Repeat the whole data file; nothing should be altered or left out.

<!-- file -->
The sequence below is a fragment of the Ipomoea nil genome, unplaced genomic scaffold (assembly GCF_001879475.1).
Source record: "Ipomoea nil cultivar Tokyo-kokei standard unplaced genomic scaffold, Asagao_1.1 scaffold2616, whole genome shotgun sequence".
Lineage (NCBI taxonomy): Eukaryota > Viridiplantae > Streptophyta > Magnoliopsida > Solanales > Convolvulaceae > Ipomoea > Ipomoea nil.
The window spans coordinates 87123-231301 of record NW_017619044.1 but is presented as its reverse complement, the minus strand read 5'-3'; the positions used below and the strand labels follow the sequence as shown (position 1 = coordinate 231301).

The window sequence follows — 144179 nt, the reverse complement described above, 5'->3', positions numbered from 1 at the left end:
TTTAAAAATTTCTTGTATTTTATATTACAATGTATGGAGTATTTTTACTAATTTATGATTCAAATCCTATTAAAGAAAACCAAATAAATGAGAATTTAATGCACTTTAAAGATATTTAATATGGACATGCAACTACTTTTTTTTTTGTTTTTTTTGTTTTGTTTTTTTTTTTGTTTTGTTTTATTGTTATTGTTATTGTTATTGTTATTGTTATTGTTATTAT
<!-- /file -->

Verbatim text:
The sequence below is a fragment of the Ipomoea nil genome, unplaced genomic scaffold (assembly GCF_001879475.1).
Source record: "Ipomoea nil cultivar Tokyo-kokei standard unplaced genomic scaffold, Asagao_1.1 scaffold2616, whole genome shotgun sequence".
Lineage (NCBI taxonomy): Eukaryota > Viridiplantae > Streptophyta > Magnoliopsida > Solanales > Convolvulaceae > Ipomoea > Ipomoea nil.
The window spans coordinates 87123-231301 of record NW_017619044.1 but is presented as its reverse complement, the minus strand read 5'-3'; the positions used below and the strand labels follow the sequence as shown (position 1 = coordinate 231301).

The window sequence follows — 144179 nt, the reverse complement described above, 5'->3', positions numbered from 1 at the left end:
TTTAAAAATTTCTTGTATTTTATATTACAATGTATGGAGTATTTTTACTAATTTATGATTCAAATCCTATTAAAGAAAACCAAATAAATGAGAATTTAATGCACTTTAAAGATATTTAATATGGACATGCAACTACTTTTTTTTTTGTTTTTTTTGTTTTGTTTTTTTTTTTGTTTTGTTTTATTGTTATTGTTATTGTTATTGTTATTGTTATTGTTATTAT